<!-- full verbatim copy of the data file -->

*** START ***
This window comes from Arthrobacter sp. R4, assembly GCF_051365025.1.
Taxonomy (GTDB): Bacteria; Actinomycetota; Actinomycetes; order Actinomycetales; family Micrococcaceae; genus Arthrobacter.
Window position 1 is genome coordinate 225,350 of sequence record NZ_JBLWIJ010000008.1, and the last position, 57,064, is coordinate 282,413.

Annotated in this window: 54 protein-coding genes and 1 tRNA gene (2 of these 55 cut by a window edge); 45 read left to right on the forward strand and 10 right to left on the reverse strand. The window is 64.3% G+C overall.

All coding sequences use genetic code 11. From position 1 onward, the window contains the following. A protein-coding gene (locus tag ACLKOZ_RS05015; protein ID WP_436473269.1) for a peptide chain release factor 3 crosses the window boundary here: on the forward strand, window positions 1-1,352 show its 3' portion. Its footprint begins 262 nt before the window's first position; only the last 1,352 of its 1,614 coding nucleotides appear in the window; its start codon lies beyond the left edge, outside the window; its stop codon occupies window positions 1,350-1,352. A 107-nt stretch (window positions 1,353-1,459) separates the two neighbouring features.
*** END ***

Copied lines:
This window comes from Arthrobacter sp. R4, assembly GCF_051365025.1.
Taxonomy (GTDB): Bacteria; Actinomycetota; Actinomycetes; order Actinomycetales; family Micrococcaceae; genus Arthrobacter.
Window position 1 is genome coordinate 225,350 of sequence record NZ_JBLWIJ010000008.1, and the last position, 57,064, is coordinate 282,413.

Annotated in this window: 54 protein-coding genes and 1 tRNA gene (2 of these 55 cut by a window edge); 45 read left to right on the forward strand and 10 right to left on the reverse strand. The window is 64.3% G+C overall.

All coding sequences use genetic code 11. From position 1 onward, the window contains the following. A protein-coding gene (locus tag ACLKOZ_RS05015; protein ID WP_436473269.1) for a peptide chain release factor 3 crosses the window boundary here: on the forward strand, window positions 1-1,352 show its 3' portion. Its footprint begins 262 nt before the window's first position; only the last 1,352 of its 1,614 coding nucleotides appear in the window; its start codon lies beyond the left edge, outside the window; its stop codon occupies window positions 1,350-1,352. A 107-nt stretch (window positions 1,353-1,459) separates the two neighbouring features.